Post Operative Delirium Study (PODS)

  • STATUS
    Recruiting
  • End date
    Dec 31, 2023
  • participants needed
    30
  • sponsor
    University of Kansas Medical Center
Updated on 14 May 2022

Summary

Post-operative delirium happens when patients wake up from anesthesia. Patients experiencing post-operative delirium are very confused, not being able to think or function "normally". These patients are hard to take care of and they tend to have more dementia as they age compared to patients who don't experience post-operative delirium. Intranasal insulin has been shown to reverse confusion associated with Alzheimer's disease (humans) and AIDS (mice).

Intranasal insulin has been safely administered to 1092 patients in 38 different studies. There were no cases of clinically low blood sugar and a few cases of mild nasal irritation that happened also with salt water when the subjects received multiple intranasal doses.

No one has tried to reverse post-operative delirium with intranasal insulin. The delirium associated with Alzheimer's Disease and AIDS have very similar symptoms and what happens in the brain is very similar also.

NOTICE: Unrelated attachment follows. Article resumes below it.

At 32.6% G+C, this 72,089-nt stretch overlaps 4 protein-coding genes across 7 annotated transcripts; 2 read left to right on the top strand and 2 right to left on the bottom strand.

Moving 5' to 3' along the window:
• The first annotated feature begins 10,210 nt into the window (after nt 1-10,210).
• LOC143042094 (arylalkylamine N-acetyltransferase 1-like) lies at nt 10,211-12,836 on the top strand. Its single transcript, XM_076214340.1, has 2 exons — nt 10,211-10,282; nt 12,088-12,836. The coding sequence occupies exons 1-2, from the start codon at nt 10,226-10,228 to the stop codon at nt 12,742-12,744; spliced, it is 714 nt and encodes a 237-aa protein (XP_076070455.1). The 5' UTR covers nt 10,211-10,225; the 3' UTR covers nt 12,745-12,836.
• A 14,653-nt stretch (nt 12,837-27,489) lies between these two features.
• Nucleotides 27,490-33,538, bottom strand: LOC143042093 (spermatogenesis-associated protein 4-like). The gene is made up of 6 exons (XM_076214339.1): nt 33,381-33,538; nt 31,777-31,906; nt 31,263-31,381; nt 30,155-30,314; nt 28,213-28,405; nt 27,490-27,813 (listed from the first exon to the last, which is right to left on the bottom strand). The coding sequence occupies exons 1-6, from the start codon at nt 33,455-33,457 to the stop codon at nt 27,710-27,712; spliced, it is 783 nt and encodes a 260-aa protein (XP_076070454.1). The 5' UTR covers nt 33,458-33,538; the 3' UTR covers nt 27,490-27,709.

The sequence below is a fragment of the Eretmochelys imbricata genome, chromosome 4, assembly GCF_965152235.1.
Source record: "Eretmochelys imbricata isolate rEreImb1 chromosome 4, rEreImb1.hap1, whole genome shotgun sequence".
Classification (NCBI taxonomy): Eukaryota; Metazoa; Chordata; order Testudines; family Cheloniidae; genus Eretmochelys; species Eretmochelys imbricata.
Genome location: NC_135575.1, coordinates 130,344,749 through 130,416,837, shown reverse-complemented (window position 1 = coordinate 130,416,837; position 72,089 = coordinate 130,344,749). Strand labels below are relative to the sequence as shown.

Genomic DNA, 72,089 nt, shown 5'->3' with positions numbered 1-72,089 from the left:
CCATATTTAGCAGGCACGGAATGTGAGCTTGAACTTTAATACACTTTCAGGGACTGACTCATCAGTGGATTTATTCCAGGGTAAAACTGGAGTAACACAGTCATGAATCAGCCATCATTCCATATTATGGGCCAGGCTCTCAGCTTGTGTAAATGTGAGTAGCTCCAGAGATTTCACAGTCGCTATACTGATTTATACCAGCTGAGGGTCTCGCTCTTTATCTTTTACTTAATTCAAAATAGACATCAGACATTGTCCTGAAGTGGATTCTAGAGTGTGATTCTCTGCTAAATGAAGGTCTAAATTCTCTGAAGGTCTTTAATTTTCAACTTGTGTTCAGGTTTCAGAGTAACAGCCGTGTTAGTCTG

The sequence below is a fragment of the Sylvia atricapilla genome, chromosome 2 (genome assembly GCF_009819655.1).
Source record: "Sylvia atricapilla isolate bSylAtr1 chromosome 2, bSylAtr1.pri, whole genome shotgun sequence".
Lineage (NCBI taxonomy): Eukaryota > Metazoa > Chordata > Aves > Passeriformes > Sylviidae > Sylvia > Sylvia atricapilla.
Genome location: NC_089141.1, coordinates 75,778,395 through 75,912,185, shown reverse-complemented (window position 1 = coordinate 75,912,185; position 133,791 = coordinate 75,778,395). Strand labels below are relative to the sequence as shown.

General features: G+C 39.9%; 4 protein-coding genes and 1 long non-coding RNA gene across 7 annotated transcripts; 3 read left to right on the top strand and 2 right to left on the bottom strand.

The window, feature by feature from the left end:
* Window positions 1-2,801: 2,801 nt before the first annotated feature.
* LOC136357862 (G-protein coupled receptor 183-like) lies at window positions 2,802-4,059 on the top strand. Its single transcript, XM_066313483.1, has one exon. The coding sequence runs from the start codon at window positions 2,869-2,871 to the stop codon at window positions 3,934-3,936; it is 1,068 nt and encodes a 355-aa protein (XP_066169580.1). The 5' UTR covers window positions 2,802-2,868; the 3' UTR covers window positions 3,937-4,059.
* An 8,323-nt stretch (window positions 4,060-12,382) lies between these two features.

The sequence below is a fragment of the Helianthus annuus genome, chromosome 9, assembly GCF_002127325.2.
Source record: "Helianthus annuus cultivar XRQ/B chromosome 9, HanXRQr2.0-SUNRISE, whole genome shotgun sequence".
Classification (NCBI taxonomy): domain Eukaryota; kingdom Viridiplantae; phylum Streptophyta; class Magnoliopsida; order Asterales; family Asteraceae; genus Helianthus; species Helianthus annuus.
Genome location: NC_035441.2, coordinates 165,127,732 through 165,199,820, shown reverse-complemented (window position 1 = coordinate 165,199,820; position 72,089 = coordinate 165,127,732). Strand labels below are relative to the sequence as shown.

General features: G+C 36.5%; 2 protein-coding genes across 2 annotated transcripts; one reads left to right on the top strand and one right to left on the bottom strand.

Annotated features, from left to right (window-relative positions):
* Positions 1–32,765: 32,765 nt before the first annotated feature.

The investigators intent is to administer intranasal insulin to patients exhibiting post-operative delirium in order to reverse the symptoms because the investigators think that the three disease states are closely related and intranasal insulin has had some success in reversing the delirium in the other two disease states.

Details
Condition Delirium
Treatment insulin, Saline
Clinical Study IdentifierNCT04635774
SponsorUniversity of Kansas Medical Center
Last Modified on14 May 2022

Eligibility

Yes No Not Sure

Inclusion Criteria

All patients (>65 years of age) undergoing elective surgery using vapor anesthesia displaying post-operative delirium as defined by a CAM evaluation within time to PACU discharge post-surgery are eligible
Those patients 65 and older undergoing surgery using vapor anesthesia, who are consented but do not exhibit delirium and are not part of the study are still considered recruited subjects, but are not in the active study

Exclusion Criteria

Patients with a history of severe dementia, anoxic brain injury, or neuromuscular disorders
Non-English-speaking patients
Planned use of drugs that effect plasma glucose concentration during the first four hours of surgery
thiazolidinediones
hormones which may affect plasma glucose or insulin
contraceptive, diphenylhydantoin
patients with allergy to insulin
acromegaly
Cushing's syndrome
hyperthyroidism and pheochromocytoma
renal impairment
pregnant and lactating women
base line blood glucose < 3.9 mmol/L
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